For four years, Curtis worked at a local meat packing plant. The shifts were grueling and conditions difficult, but it was steady work. “Making $15 an hour, I was struggling to make ends meet,” he recalls.
When the plant started to cut their production schedule, bills began to stack up. Already stretched thin, the reduced hours were devastating for his family’s finances. They did their best to get by, and struggled to hang on when temporary layoffs were announced. Weeks later, Curtis learned the layoffs were permanent—the plant would never reopen.
Determined to find a better opportunity, Curtis enrolled in the YWCA’s Commercial Driver’s License (CDL) Training Program. While earning his CDL, he was also learning about how to stand out during the interview process and how to succeed in the workplace.
With his eyes on the prize, Curtis worked hard to earn his credentials and made his job search a top priority. Through networking, he connected with a local construction company who promised a job once he earned his license. “Having my CDL helped me get my foot in the door,” he says.
Today Curtis is employed full-time with a local construction company. He’s now earning more than twice what he made packing meat and is thrilled to have permanent, fulltime work. “At the YWCA I learned it’s not who you are or where you’ve been,” he says. “It’s where you want to go.”
Earning close to minimum wage and struggling to make ends meet, Ihesha never thought she could do more. Driven to provide a better life for daughter, she joined the YW Jobs program (YWJ) and began to envision new possibilities for herself and her future.
After working with her case coordinator to explore job opportunities and practice her interviewing skills, Ihesha interviewed for a job at a local call center. Although she didn’t have any experience, the interviewer was impressed by both her enthusiasm and background in customer service. She was offered the job that same day!
Within six months, Ihesha was promoted and is now working as the company receptionist. “The thing that I like about my job the most is that I’m basically the glue here,” she says. “With other jobs, I didn’t really feel important.”
Since starting YWJ, Ihesha has nearly doubled her salary. Her new earnings mean she can now afford an apartment for herself and her daughter. She’s proud to be on her own. “$15 an hour for me and my daughter is stability,” she explains. “I’m really making my ends meet and I couldn’t do that with $8 an hour.”
In 2011, after five years of retirement, James decided to rejoin the job force so he could afford increasing medical costs and take care of his family. Eager to get hired in the transportation industry, he enrolled in the YWCA St. Paul’s Class B Commercial Driver’s License (CDL) Program.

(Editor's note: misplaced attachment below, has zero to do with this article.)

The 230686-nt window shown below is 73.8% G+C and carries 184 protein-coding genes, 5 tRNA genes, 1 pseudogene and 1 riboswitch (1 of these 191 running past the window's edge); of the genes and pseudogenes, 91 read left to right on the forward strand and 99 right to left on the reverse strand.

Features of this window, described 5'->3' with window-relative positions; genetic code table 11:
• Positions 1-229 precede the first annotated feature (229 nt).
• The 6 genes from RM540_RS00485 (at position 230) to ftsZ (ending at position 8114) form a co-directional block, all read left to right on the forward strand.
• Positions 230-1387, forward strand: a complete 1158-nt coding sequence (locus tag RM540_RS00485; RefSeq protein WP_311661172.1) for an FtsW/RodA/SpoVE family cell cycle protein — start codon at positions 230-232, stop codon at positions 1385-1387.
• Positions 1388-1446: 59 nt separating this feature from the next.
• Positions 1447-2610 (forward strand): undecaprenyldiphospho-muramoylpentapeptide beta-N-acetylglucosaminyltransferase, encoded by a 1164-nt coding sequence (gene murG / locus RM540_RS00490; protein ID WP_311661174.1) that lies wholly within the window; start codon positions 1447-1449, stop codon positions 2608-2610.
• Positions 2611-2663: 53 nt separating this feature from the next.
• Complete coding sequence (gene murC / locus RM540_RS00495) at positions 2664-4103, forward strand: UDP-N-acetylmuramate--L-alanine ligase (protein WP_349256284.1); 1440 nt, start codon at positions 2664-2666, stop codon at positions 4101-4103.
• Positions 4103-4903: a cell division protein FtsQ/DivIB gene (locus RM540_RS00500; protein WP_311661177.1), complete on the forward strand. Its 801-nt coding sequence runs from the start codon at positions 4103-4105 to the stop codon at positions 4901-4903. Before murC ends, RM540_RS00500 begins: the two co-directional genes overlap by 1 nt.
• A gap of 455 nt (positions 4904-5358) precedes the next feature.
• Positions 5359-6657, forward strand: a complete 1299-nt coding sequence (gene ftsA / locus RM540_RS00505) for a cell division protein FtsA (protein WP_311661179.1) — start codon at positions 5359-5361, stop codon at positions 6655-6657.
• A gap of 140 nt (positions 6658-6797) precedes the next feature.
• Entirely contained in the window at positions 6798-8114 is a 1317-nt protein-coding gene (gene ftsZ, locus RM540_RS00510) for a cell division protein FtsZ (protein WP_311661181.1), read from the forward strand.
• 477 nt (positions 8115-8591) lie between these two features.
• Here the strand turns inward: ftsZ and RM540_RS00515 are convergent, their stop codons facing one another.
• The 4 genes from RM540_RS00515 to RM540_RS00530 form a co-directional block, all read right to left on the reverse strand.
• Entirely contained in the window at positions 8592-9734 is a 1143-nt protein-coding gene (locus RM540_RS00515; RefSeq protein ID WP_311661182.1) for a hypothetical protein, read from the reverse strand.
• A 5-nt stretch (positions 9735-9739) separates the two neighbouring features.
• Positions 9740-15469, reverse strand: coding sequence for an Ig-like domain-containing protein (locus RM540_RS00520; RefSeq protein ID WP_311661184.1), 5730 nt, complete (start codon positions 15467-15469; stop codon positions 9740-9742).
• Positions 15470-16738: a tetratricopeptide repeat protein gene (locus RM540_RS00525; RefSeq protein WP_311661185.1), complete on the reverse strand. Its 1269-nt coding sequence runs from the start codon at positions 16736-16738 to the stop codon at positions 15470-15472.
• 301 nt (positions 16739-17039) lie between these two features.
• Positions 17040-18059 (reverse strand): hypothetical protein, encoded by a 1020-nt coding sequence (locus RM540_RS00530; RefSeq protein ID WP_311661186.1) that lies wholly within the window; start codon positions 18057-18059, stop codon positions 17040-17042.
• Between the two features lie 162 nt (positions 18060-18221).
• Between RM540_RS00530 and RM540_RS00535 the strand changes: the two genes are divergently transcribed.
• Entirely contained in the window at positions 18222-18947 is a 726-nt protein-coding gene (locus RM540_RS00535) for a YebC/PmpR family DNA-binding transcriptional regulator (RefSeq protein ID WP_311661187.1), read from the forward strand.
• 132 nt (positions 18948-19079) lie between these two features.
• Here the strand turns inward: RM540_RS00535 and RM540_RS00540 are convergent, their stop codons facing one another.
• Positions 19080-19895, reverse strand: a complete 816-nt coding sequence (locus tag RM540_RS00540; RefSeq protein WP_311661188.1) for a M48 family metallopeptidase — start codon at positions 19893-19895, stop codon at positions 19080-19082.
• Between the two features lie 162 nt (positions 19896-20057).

The first part of the program was facilitated at the YWCA, where James completed practice tests online in preparation for the second stage of training at Interstate Truck Driving School (ITDS). After weeks of hard work both in the computer lab and in the driver’s seat, James received his Class B CDL—and soon after, landed a job.
Today, James works as a bus driver for a Twin Cities transportation company and is excited about the doors his new credential has opened for him. “Without this program, I could never have gotten my Class B license,” he said. “I’m so thankful!”
Laid off in 2011, Eritrea was frustrated by a difficult economy and the obstacles that stood in her way of finding another job. Interested in transportation management, Eritrea enrolled in the Class B Commercial Driver’s License (CDL) program at the YWCA St. Paul.
After receiving her license, Eritrea set her sights on getting employed. “I had no experience in a field that’s dominated by men,” she said—but she eagerly began navigating her new career path by exploring job opportunities and networking with employers. Soon, her new credential led to new opportunities—including a job with the Minnesota Department of Transportation!
Today, Eritrea balances work with her studies pursuing a degree in transportation and logistics management. “[The YWCA] has opened so many doors for me,” she said. “I [learned] a lot of skills here that will help me…in the future.”
Unemployed and struggling to afford childcare for her son, Israeel was determined to build a better life for her family. As a participant in our YW Works and YW Jobs programs, she found help securing childcare, focusing on her job search and beginning to realize new possibilities for her future.